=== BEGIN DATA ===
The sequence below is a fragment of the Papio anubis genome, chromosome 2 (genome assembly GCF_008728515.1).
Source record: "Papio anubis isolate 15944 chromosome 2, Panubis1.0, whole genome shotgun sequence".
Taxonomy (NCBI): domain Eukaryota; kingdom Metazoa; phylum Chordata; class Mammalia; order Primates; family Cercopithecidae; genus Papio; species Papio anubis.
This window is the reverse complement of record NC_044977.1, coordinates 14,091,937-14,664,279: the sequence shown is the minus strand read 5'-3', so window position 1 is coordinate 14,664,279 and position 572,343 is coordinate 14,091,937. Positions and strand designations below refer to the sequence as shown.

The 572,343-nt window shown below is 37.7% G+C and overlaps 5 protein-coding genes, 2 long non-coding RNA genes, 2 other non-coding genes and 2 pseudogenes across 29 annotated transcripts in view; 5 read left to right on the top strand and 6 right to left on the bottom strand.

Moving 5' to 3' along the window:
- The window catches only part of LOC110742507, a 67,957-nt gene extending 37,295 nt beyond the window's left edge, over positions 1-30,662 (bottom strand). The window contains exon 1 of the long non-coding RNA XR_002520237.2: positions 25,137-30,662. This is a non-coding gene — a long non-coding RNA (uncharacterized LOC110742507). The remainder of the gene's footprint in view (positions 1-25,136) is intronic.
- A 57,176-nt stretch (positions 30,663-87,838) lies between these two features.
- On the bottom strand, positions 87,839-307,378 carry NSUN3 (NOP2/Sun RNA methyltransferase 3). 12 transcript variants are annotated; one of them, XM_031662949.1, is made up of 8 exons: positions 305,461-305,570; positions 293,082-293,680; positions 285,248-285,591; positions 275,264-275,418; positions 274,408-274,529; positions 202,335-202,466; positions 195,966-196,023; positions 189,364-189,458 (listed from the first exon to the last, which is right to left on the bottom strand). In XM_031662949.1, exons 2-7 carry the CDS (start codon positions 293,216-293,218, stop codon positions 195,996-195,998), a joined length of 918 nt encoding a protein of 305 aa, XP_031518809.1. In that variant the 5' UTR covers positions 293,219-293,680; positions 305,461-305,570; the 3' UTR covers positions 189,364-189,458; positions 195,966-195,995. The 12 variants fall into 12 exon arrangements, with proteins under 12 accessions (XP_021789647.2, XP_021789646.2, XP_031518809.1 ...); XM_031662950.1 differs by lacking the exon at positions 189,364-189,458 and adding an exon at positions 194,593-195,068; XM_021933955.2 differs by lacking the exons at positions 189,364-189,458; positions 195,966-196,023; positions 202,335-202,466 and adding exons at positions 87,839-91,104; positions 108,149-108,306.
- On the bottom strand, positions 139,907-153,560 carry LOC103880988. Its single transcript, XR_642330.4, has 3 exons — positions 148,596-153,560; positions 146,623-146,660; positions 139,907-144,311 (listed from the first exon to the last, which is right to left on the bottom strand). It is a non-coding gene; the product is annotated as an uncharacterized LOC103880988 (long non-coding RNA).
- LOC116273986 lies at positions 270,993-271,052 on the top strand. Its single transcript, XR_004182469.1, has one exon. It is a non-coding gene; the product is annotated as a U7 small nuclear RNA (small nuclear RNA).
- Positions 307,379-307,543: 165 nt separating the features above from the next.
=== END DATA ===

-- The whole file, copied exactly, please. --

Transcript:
The sequence below is a fragment of the Papio anubis genome, chromosome 2 (genome assembly GCF_008728515.1).
Source record: "Papio anubis isolate 15944 chromosome 2, Panubis1.0, whole genome shotgun sequence".
Taxonomy (NCBI): domain Eukaryota; kingdom Metazoa; phylum Chordata; class Mammalia; order Primates; family Cercopithecidae; genus Papio; species Papio anubis.
This window is the reverse complement of record NC_044977.1, coordinates 14,091,937-14,664,279: the sequence shown is the minus strand read 5'-3', so window position 1 is coordinate 14,664,279 and position 572,343 is coordinate 14,091,937. Positions and strand designations below refer to the sequence as shown.

The 572,343-nt window shown below is 37.7% G+C and overlaps 5 protein-coding genes, 2 long non-coding RNA genes, 2 other non-coding genes and 2 pseudogenes across 29 annotated transcripts in view; 5 read left to right on the top strand and 6 right to left on the bottom strand.

Moving 5' to 3' along the window:
- The window catches only part of LOC110742507, a 67,957-nt gene extending 37,295 nt beyond the window's left edge, over positions 1-30,662 (bottom strand). The window contains exon 1 of the long non-coding RNA XR_002520237.2: positions 25,137-30,662. This is a non-coding gene — a long non-coding RNA (uncharacterized LOC110742507). The remainder of the gene's footprint in view (positions 1-25,136) is intronic.
- A 57,176-nt stretch (positions 30,663-87,838) lies between these two features.
- On the bottom strand, positions 87,839-307,378 carry NSUN3 (NOP2/Sun RNA methyltransferase 3). 12 transcript variants are annotated; one of them, XM_031662949.1, is made up of 8 exons: positions 305,461-305,570; positions 293,082-293,680; positions 285,248-285,591; positions 275,264-275,418; positions 274,408-274,529; positions 202,335-202,466; positions 195,966-196,023; positions 189,364-189,458 (listed from the first exon to the last, which is right to left on the bottom strand). In XM_031662949.1, exons 2-7 carry the CDS (start codon positions 293,216-293,218, stop codon positions 195,996-195,998), a joined length of 918 nt encoding a protein of 305 aa, XP_031518809.1. In that variant the 5' UTR covers positions 293,219-293,680; positions 305,461-305,570; the 3' UTR covers positions 189,364-189,458; positions 195,966-195,995. The 12 variants fall into 12 exon arrangements, with proteins under 12 accessions (XP_021789647.2, XP_021789646.2, XP_031518809.1 ...); XM_031662950.1 differs by lacking the exon at positions 189,364-189,458 and adding an exon at positions 194,593-195,068; XM_021933955.2 differs by lacking the exons at positions 189,364-189,458; positions 195,966-196,023; positions 202,335-202,466 and adding exons at positions 87,839-91,104; positions 108,149-108,306.
- On the bottom strand, positions 139,907-153,560 carry LOC103880988. Its single transcript, XR_642330.4, has 3 exons — positions 148,596-153,560; positions 146,623-146,660; positions 139,907-144,311 (listed from the first exon to the last, which is right to left on the bottom strand). It is a non-coding gene; the product is annotated as an uncharacterized LOC103880988 (long non-coding RNA).
- LOC116273986 lies at positions 270,993-271,052 on the top strand. Its single transcript, XR_004182469.1, has one exon. It is a non-coding gene; the product is annotated as a U7 small nuclear RNA (small nuclear RNA).
- Positions 307,379-307,543: 165 nt separating the features above from the next.